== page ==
Madison finally broke the 90 degree mark Tuesday. The official high was 92 degrees. Milwaukee came within 1 degree late this morning before the lake breeze pushed through.
For the meteorological summer months of June, July and August, both Milwaukee and Madison failed to reach 90 degrees or warmer. Both cities however, have come close on a number of days.
Milwaukee's warmest temperature during the year has been 89 degrees, which was reached Tuesday. However for meteorological summer, Milwaukee's highest temperature was 88 degrees on July 15th, 16th, 30th, and August 5th.
The last time Milwaukee did not reach 90 degrees or warmer during the summer months was in 2000, and in the previous summers of 1915, 1882 and 1877.
The average number of days with 90 degrees or warmer each year in Milwaukee is nine, which is based on the 30 year average from 1971 to 2000.
Madison's warmest temperature for the year has been 92 degrees, which occurred Tuesday. The warmest temperature for meteorological summer was 88 degrees, which was reached on July 16th and most recently on August 31st.
The last time Madison did not reach 90 degrees or warmer during the summer months was in 2004, and in the previous summers of 1924, 1915, 1907, 1906, 1903, 1902, 1884, 1883, 1882, 1877, 1875, and 1869
The average number of days with 90 degrees or warmer each year in Madison is 12, based on the 30 year average from 1971 to 2000.
Several possible reasons why temperatures did not get warmer this summer in southern Wisconsin include:
One possible reason is due to the heavy rainfall of June. With this excessive rainfall came nearly saturated sub soils. When the air temperature increases into the 80s with sunny conditions...deep soil moisture evaporates more easily. Evaporation is a cooling process...thereby making it more difficult for surface temperatures to rise much higher than the upper 80s.
Another reason we haven/t reached 90 yet is when a warm airmass tries to nudge toward southern Wisconsin...clouds and scattered thunderstorms have developed along the tight temperature gradient known as a baroclinic zone...sending rain cooled air into southern Wisconsin. This has happened numerous times over the summer as weak cold front followed each brief influx of warm air.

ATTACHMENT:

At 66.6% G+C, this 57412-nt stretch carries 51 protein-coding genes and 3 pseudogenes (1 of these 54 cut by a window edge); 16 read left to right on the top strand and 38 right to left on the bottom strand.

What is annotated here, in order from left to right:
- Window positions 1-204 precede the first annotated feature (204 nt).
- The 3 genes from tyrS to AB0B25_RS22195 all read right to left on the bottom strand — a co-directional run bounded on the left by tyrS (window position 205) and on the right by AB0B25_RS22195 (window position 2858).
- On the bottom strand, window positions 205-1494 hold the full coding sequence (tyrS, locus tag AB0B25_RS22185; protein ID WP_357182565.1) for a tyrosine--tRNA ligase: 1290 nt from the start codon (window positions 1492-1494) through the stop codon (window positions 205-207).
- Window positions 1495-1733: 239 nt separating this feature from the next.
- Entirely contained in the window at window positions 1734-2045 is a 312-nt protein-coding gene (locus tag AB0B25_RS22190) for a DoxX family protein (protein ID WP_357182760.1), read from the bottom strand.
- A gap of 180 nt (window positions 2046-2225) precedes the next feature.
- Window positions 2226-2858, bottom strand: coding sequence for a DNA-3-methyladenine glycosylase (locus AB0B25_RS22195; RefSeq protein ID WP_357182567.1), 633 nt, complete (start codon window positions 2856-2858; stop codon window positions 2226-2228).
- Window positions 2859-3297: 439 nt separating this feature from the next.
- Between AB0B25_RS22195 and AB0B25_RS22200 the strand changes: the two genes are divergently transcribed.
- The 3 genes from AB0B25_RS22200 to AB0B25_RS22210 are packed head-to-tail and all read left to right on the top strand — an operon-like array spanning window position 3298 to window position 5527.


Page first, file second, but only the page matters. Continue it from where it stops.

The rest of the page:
Also, the upper level steering winds for much of July and August have been from the west or northwest across the upper midwest, which have contributed to keeping the hot and more humid air to the south of Wisconsin.
Of course, one can't rule out the cooling influence of the cooler waters of Lake Michigan. When surface winds come out of the northeast, east, or southeast. they are cooled by the water. In order to get up to 90 degrees or higher in Madison and Milwaukee we need southwest to west winds pulling warm to hot air in from the Great Plains. This hasn't happened with any persistence or regularity over southern Wisconsin during the 2008 summer season.
A warm and humid southerly air flow ahead of an approaching cold front will result in the best chance for Madison and Milwaukee to reach 90 degrees on Tuesday, September 2nd. Cooler air will then settle over southern Wisconsin for the remainder of the week.
Below is an image showing the number of days with 90 degrees or higher at Milwaukee (MKE) within each decade, as well as the same kind of information for 95 or higher and 100 or higher. Keep in mind that the 2000's have not finshed - we still have the remainder of 2008, and then 2009 to take into account. However, notice the larger number of days with 90 degrees or higher back in the 1930s, 1940s, and 1950s with a gradual downward trend since the 1980s.
Below is an image showing the number of days with 90 degrees or higher at Madison (MSN) within each decade, as well as the same kind of information for 95 or higher and 100 or higher. Keep in mind that the 2000's have not finished - we still have the remainder of 2008, and then 2009 to take into account. However, notice the larger number of days with 90 degrees or higher back in the 1930s, 1940s, and 1950s with a gradual downward trend since the 1970s.
Below is a chart showing the number of days with maximum temperatures of 90 or higher by month for both Milwaukee and Madison, for the period of 1871 through July 2008:
Below is a line graph showing the number of days 90 degree or higher for both Milwaukee and Madison, by the year, for the period of 1871 through 2006. Milwaukee had 36 days with 90 degrees or higher in 1988 and 33 days in 1955. Madison had 40 days with 90 degrees or higher in 1955 and 35 in 1988.
Research and graphs generated by Student Volunteers: Melissa Peterson (2008) and Stephanie Ludwig (2007).